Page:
Successful image matching between satellite imagery and a real-time photographed image is sensitive to environmental conditions, such as lighting, and the relative orientation of the cameras taking the image. Best results often require very similar lighting conditions and for the orientation of the cameras to be within a few degrees of each other. There must also be clear features between the two images for successful comparison, meaning vision-based navigation will not be possible when traveling over areas without unique markers, such as large bodies of water. Feature detection and tracking is also degraded in poor lighting environments and other conditions that decrease visibility, such as adverse weather. Because image matching is computationally expensive, such navigation systems require larger, more powerful processors.

LiDAR Digital Elevation Matching

A digital elevation model (DEM) is a model of Earth's surface that excludes features such as trees and buildings. Such models can be produced using sensors such as a LiDAR scanner. An aerial vehicle equipped with a LiDAR scanner can scan the ground that it flies over and compare the scan with a DEM to determine if the scan matches the model of Earth's topography. Compiling a database of geolocated DEMs enables an aircraft to determine its global position in scenarios when a GNSS signal is not available.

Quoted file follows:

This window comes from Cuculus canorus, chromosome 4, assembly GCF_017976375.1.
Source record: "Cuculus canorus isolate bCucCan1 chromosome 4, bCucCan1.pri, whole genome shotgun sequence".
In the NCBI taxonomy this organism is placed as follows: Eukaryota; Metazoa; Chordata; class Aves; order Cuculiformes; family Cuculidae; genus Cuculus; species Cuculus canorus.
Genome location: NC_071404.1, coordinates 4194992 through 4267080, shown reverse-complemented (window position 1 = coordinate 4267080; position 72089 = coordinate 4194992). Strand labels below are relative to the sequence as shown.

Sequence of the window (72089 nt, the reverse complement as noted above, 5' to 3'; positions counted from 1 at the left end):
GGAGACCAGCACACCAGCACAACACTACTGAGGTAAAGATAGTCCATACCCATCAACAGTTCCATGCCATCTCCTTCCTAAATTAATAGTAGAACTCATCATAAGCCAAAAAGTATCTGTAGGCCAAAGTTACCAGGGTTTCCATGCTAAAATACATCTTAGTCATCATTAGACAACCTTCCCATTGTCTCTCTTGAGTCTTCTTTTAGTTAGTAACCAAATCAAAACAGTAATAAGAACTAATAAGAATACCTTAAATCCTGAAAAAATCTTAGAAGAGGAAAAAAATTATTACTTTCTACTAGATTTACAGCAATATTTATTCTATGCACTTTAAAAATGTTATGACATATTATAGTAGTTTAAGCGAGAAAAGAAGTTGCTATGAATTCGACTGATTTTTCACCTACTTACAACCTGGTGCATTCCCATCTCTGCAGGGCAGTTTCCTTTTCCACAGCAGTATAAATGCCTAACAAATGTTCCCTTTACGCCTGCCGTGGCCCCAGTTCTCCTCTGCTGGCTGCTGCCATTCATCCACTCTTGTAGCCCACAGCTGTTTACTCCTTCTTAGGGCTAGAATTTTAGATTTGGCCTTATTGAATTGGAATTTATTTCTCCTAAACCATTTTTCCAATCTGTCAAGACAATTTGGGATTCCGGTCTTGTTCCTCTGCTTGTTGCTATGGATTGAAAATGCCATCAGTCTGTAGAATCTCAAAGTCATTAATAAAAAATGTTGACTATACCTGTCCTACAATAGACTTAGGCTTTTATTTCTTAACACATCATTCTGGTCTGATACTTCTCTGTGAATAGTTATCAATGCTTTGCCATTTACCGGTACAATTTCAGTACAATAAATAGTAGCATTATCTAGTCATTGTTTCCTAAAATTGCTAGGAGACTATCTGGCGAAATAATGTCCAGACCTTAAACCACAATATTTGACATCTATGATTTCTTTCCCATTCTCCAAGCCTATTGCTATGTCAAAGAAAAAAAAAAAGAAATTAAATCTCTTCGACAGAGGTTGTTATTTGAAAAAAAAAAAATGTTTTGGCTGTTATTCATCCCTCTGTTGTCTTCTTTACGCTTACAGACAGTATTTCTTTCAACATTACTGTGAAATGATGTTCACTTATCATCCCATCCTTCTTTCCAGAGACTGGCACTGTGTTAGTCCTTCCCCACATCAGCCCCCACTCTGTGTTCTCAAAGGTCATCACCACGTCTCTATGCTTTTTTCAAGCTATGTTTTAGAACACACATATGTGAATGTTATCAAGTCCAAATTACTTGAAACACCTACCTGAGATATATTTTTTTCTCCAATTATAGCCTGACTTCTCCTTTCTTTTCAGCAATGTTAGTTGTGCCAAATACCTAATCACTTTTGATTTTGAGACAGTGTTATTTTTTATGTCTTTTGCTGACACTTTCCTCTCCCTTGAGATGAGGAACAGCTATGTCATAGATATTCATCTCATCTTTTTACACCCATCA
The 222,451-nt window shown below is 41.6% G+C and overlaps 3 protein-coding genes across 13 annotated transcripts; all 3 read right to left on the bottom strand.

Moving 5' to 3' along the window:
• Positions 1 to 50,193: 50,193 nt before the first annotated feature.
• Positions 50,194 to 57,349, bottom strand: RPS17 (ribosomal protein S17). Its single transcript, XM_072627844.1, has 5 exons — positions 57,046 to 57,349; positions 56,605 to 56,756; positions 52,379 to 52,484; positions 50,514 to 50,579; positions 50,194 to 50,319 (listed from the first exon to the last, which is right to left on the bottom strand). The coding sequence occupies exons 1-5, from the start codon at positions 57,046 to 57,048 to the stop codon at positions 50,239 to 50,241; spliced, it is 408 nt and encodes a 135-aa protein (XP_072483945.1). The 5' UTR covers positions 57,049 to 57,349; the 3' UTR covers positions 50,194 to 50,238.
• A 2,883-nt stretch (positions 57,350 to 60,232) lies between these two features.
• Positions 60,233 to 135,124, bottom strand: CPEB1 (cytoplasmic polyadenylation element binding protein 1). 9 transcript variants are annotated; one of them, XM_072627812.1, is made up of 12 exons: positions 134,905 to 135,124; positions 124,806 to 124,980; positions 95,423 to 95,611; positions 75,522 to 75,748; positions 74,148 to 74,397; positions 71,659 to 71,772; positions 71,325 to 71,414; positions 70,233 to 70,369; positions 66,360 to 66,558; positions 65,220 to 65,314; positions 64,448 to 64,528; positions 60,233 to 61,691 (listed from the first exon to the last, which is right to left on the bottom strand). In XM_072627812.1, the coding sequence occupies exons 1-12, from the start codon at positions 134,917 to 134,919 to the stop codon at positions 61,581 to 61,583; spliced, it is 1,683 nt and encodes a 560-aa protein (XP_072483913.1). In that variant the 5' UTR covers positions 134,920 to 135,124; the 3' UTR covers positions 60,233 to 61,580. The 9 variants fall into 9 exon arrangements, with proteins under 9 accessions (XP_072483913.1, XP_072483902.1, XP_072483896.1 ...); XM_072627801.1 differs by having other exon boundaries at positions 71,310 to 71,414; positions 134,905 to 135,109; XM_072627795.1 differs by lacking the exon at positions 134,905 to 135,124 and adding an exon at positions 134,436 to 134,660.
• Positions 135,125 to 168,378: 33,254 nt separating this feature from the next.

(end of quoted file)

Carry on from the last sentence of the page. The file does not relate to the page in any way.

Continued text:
This technique requires compiling a database of geolocated DEMs before matching can take place. Additionally, the topography must vary sufficiently in a spatial manner so that a scan can be matched to a unique DEM. Environments that are flat or vary with time, such as a beach, are not suitable for DEM matching since incorrect matches provide incorrect global position information.

Celestial Navigation